Originally Published in The Washington Post
Justin Jouvenal - October 16, 2020
But the search warrant authorities filed went beyond seeking just that visual evidence. Authorities asked for virtually all of the Facebook page’s content over a five-day period, a move the group says would give law enforcement access to sensitive information about undocumented immigrants and their families, confidential health reports, and complaints by name about specific law enforcement and immigration officers.
Free Them All VA says it worries the information could be forwarded to U.S. Immigration and Customs Enforcement and result in deportations or retaliation against immigrants in custody.
This week, Public Citizen, a watchdog group, filed a motion to quash the search warrant on behalf of Free Them All VA, arguing that it violated members’ constitutional rights against unreasonable search, and that the overly broad warrant could chill their free speech rights.
Paul Alan Levy, an attorney for Public Citizen, said it’s unclear if Leesburg police didn’t think about how broad their search warrant was or if the move was intentional, but either way it set a bad precedent.
“This is so low on the scale of what you think enforcement priorities ought to be in this day and age that almost any search warrant that was issued, you would wonder what’s going on,” Levy said. “If they were just after the video of the demonstration, I wouldn’t have objected. But they are plainly after more. . . . It’s excessive.”
“All Virginia search warrants, inclusive of the one that you are inquiring about, are reviewed and signed off by either a Magistrate or a Judge based on legal criteria,” the statement read. “The language contained in the search warrant and affidavit is consistent with the execution of social media site search warrants. This remains an active investigation.”
Free Them All VA, which is a coalition of 14 groups, focuses on issues facing immigrants in detention. It organized the Sept. 11 protest outside Herring’s home to highlight the plight of detainees at the Farmville detention center, which over the summer had what was then the nation’s worst coronavirus outbreak at an immigration facility.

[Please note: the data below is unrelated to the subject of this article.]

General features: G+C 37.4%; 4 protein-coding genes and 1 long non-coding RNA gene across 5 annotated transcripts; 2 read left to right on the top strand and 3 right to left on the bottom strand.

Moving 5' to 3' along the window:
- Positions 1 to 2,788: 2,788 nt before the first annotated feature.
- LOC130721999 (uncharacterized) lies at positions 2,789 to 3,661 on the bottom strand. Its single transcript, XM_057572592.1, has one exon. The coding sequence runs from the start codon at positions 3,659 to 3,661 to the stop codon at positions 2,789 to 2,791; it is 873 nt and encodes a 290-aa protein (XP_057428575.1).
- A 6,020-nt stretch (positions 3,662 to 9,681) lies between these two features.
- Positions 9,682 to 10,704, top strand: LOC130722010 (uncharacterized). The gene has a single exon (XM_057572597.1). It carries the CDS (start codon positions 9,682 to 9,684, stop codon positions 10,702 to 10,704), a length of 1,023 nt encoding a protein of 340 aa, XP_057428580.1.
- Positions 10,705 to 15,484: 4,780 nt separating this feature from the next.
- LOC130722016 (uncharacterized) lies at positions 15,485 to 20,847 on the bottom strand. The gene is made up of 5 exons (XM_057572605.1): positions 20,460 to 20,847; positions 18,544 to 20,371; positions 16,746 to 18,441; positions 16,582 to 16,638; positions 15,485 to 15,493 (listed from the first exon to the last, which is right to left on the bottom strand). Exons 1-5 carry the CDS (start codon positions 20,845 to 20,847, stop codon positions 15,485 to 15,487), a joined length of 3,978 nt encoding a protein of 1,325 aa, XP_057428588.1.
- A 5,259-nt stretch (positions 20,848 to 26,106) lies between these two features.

To date, nearly 340 immigrants have had the coronavirus at Farmville and one has died, according to ICE statistics.
The protest was organized the same day The Post reported the massive outbreak began after the Trump administration flew detainees to Virginia to facilitate the rapid deployment of federal agents to help quell protests in D.C. over the killing of George Floyd. The agents were aboard the same flights.
During the protest on the evening of Sept. 11, someone wrote on a public sidewalk “Free Them All” in blue letters in Spanish and English, police said. The demonstration was live-streamed on the Free Them All VA Facebook page.
A Leesburg detective wrote in the search warrant that the paint was permanent and had to be professionally removed, costing less than $1,000. In Virginia, destruction of property that amounts to less than $1,000 is a misdemeanor.
The search warrant filed Sept. 15 in Loudoun County Circuit Court sought information about the page’s subscribers, including phone numbers, addresses, credit card information and IP addresses, as well as all posted content, messages, chats, photos, videos and deleted materials from the Facebook page from Sept. 10 to Sept. 15.
Free Them All VA said the search warrant was problematic because it gets sensitive questions and reports from undocumented immigrants sent to the Facebook page, including from the families of those in custody.
Loudoun County Commonwealth’s Attorney Buta Biberaj would issue any response to the motion to quash, Levy said. Biberaj wrote in an email Thursday she has not yet reviewed the motion, so couldn’t comment on it immediately.
Free Them All Va said in a statement the search warrant was a “clear abuse of power.”
“Giving the police unlimited access to information about members of our community would encourage further violations of the 4th amendment, mapping and targeting of Black, Indigenous and People of Color community members, and strengthen suppression tactics used to shift focus from the violence perpetrated by the state on our community,” the statement read.
Free Them All VA staged the protest at Herring’s home because it wants him to order inspections of the Farmville facility. Herring’s office said in a statement that he was troubled by the Trump administration’s immigration policy. Herring is not involved in the destruction of property investigation.
“AG Herring believes everyone has the right to demonstrate, protest, and make their voices heard and it’s important to do so now more than ever,” the statement read. “From our perspective, the matter was resolved that night as soon as they finished their event.”